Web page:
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Full text of "Memoirs Of Joseph Grimaldi"

350                          MEMOIRS OP JOSEPH GEIMALDI.

On the llth of December, a friend came to his house as he
•was sitting by his wife's bed, to -which she was confined by
illness, and when, with much difficulty, he had descended to the
parlour, told him with great care and delicacy that his son was
dead.

In one instant every feeling of decrepitude or bodily weakness
left him; Ms limbs recovered their original vigour; all his
lassitude and debility vanished; a difficulty of breathing, under
which he had long laboured, disappeared, and starting from his
seat, he rushed to his wife's chamber, tearing, without the least
difficulty, up a flight of stairs, -which, a quarter of an hour
before, it had taken him ten muriates to climb. He hurried to
her bed-side, told her that her son was dead, heard her first
passionate exclamation of grief, and falling into a chair, was
once again an enfeebled and crippled old man.

The remains of the young man were interred, a few days
afterwards, in the burial-ground of "Whitfield's Tabernacle, in
Tottenham-court-road; but some circumstances, apparently of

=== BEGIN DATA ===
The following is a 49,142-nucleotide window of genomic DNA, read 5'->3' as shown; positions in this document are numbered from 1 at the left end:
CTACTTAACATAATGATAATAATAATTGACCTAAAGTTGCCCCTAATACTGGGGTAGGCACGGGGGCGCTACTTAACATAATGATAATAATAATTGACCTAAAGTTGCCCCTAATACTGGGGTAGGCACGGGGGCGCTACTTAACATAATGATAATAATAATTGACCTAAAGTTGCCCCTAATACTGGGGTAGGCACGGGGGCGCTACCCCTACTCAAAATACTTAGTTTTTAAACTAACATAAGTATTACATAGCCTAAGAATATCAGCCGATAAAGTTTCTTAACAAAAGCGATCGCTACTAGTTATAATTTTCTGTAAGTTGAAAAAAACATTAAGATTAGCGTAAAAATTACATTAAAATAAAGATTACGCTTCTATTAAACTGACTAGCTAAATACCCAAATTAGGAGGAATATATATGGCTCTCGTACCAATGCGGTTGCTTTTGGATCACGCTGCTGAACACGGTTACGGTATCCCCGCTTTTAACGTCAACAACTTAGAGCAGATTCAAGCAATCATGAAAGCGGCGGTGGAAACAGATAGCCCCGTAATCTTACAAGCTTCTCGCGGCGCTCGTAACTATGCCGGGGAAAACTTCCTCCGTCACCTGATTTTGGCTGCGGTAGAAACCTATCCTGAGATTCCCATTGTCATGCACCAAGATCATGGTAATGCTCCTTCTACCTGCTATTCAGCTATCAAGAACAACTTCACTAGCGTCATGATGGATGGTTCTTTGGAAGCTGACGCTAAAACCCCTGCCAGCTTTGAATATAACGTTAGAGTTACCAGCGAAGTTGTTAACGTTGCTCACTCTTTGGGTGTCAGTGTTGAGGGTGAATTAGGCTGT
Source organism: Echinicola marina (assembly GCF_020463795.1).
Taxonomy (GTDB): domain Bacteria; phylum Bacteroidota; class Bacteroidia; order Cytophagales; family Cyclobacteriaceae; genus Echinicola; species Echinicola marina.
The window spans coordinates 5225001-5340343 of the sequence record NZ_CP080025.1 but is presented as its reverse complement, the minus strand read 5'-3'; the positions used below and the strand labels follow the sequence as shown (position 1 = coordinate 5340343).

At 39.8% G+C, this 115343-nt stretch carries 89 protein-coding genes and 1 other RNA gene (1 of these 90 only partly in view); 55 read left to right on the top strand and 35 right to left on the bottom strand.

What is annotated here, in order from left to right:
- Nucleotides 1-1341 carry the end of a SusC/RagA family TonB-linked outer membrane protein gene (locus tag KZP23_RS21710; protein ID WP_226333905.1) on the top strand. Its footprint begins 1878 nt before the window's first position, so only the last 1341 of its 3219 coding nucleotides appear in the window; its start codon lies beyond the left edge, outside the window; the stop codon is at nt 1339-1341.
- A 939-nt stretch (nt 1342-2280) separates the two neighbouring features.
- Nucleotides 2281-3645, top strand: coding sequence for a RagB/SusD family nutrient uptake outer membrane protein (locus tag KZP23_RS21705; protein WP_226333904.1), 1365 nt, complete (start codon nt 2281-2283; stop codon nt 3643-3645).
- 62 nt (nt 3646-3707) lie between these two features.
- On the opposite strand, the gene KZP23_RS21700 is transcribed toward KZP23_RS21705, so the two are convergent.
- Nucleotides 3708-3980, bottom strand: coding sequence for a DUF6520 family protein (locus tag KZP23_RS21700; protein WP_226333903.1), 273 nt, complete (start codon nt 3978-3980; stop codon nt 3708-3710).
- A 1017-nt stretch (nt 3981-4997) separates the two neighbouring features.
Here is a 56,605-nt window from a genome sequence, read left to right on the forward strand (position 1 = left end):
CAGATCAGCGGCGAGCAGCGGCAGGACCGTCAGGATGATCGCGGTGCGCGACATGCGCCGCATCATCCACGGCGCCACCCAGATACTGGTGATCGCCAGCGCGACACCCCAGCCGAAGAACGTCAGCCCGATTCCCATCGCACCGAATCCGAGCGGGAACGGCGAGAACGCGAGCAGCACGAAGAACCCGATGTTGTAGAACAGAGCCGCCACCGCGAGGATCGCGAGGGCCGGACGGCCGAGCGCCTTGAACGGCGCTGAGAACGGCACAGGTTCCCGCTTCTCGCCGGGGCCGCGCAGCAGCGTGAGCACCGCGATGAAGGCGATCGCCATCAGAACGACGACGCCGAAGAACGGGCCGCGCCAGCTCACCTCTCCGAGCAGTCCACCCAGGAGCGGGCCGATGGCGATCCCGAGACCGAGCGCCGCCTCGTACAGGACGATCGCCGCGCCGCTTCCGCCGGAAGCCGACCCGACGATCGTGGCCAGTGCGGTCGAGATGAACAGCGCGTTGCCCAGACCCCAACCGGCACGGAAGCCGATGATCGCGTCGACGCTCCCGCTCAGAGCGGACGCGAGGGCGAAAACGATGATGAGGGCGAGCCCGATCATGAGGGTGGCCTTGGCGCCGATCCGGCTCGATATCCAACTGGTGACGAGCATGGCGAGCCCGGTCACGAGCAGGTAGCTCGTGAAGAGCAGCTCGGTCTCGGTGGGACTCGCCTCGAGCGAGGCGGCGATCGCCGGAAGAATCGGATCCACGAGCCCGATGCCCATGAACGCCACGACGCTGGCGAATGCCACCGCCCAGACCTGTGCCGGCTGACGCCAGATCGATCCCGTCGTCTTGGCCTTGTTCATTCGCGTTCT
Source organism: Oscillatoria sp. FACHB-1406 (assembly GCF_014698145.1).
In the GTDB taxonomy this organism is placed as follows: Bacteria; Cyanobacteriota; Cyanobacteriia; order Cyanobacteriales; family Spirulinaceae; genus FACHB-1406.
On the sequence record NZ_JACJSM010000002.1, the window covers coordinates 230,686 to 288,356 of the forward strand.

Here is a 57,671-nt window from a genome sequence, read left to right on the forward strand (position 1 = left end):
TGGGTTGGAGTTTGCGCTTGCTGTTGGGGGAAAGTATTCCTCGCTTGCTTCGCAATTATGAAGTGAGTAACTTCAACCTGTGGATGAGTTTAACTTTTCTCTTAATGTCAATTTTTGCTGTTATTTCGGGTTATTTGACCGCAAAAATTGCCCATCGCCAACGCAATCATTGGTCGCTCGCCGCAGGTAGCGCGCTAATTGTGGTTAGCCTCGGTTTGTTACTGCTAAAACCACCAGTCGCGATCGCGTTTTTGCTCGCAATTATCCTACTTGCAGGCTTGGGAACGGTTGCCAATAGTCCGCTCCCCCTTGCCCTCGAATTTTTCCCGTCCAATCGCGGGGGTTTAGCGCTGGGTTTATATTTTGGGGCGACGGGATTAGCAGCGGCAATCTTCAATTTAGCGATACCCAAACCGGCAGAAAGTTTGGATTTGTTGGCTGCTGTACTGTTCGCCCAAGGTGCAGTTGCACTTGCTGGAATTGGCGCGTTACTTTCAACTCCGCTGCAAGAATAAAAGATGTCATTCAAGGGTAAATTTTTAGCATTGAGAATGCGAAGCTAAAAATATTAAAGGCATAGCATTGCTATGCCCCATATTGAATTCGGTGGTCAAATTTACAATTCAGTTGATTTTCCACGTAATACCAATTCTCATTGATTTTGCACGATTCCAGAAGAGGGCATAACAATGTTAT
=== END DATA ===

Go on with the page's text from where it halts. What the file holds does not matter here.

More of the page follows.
a suspicious nature, being afterwards rumoured about, and it
being whispered that marks of blows had been seen upon his
head by those who laid him out, an inquest was holden upon
the young man's body. Grimaldi states that the body was ex-
humed : from some passages in the newspapers of the day, it
would appear that an informal inquest was held, and that the
body was not disinterred. Be this as it may, it was proved
before the coroner that his death had arisen from the natural
consequences of a mis-spent life; that his body was covered
with a fearful inflammation, and that he had died in a state of
wild and furious madness, rising from his bed and dressing
himself in stage costume to act snatches of the parts to which he
had been most accustomed, and requiring to be held down to die,
by strong manual force. This closing scene of his life took
place at a public house in Pitt-street, Tottenham-court-road,
and here the dismal tragedy ended.d evaporated.y new house are now complete, and I shall very soon be able